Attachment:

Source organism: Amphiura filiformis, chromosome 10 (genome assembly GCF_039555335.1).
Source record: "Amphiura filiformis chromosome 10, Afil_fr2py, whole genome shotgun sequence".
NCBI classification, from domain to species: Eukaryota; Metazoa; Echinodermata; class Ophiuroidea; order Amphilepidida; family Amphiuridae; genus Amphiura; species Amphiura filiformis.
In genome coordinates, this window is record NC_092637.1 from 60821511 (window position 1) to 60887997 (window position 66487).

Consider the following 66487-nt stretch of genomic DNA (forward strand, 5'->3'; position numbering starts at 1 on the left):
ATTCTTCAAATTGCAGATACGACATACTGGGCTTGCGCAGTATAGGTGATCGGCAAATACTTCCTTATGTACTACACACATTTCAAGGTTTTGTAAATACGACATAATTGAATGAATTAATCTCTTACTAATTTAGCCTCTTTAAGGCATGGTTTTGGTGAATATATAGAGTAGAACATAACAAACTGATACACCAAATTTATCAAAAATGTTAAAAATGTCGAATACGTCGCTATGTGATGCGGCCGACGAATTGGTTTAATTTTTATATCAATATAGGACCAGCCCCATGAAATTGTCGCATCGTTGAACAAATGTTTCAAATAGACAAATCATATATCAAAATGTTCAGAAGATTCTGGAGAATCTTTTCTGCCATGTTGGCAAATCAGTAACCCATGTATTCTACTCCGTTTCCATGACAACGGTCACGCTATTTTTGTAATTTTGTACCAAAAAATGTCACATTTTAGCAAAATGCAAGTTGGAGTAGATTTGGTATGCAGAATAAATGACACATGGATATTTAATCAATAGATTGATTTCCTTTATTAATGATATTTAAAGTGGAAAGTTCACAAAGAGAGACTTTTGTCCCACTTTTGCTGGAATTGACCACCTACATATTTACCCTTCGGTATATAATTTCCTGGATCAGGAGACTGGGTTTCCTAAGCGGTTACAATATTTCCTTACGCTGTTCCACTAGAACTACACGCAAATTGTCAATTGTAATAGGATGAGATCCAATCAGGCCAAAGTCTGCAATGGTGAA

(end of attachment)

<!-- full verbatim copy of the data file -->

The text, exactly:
Source organism: Amphiura filiformis, chromosome 10 (genome assembly GCF_039555335.1).
Source record: "Amphiura filiformis chromosome 10, Afil_fr2py, whole genome shotgun sequence".
NCBI classification, from domain to species: Eukaryota; Metazoa; Echinodermata; class Ophiuroidea; order Amphilepidida; family Amphiuridae; genus Amphiura; species Amphiura filiformis.
In genome coordinates, this window is record NC_092637.1 from 60821511 (window position 1) to 60887997 (window position 66487).

Consider the following 66487-nt stretch of genomic DNA (forward strand, 5'->3'; position numbering starts at 1 on the left):
ATTCTTCAAATTGCAGATACGACATACTGGGCTTGCGCAGTATAGGTGATCGGCAAATACTTCCTTATGTACTACACACATTTCAAGGTTTTGTAAATACGACATAATTGAATGAATTAATCTCTTACTAATTTAGCCTCTTTAAGGCATGGTTTTGGTGAATATATAGAGTAGAACATAACAAACTGATACACCAAATTTATCAAAAATGTTAAAAATGTCGAATACGTCGCTATGTGATGCGGCCGACGAATTGGTTTAATTTTTATATCAATATAGGACCAGCCCCATGAAATTGTCGCATCGTTGAACAAATGTTTCAAATAGACAAATCATATATCAAAATGTTCAGAAGATTCTGGAGAATCTTTTCTGCCATGTTGGCAAATCAGTAACCCATGTATTCTACTCCGTTTCCATGACAACGGTCACGCTATTTTTGTAATTTTGTACCAAAAAATGTCACATTTTAGCAAAATGCAAGTTGGAGTAGATTTGGTATGCAGAATAAATGACACATGGATATTTAATCAATAGATTGATTTCCTTTATTAATGATATTTAAAGTGGAAAGTTCACAAAGAGAGACTTTTGTCCCACTTTTGCTGGAATTGACCACCTACATATTTACCCTTCGGTATATAATTTCCTGGATCAGGAGACTGGGTTTCCTAAGCGGTTACAATATTTCCTTACGCTGTTCCACTAGAACTACACGCAAATTGTCAATTGTAATAGGATGAGATCCAATCAGGCCAAAGTCTGCAATGGTGAA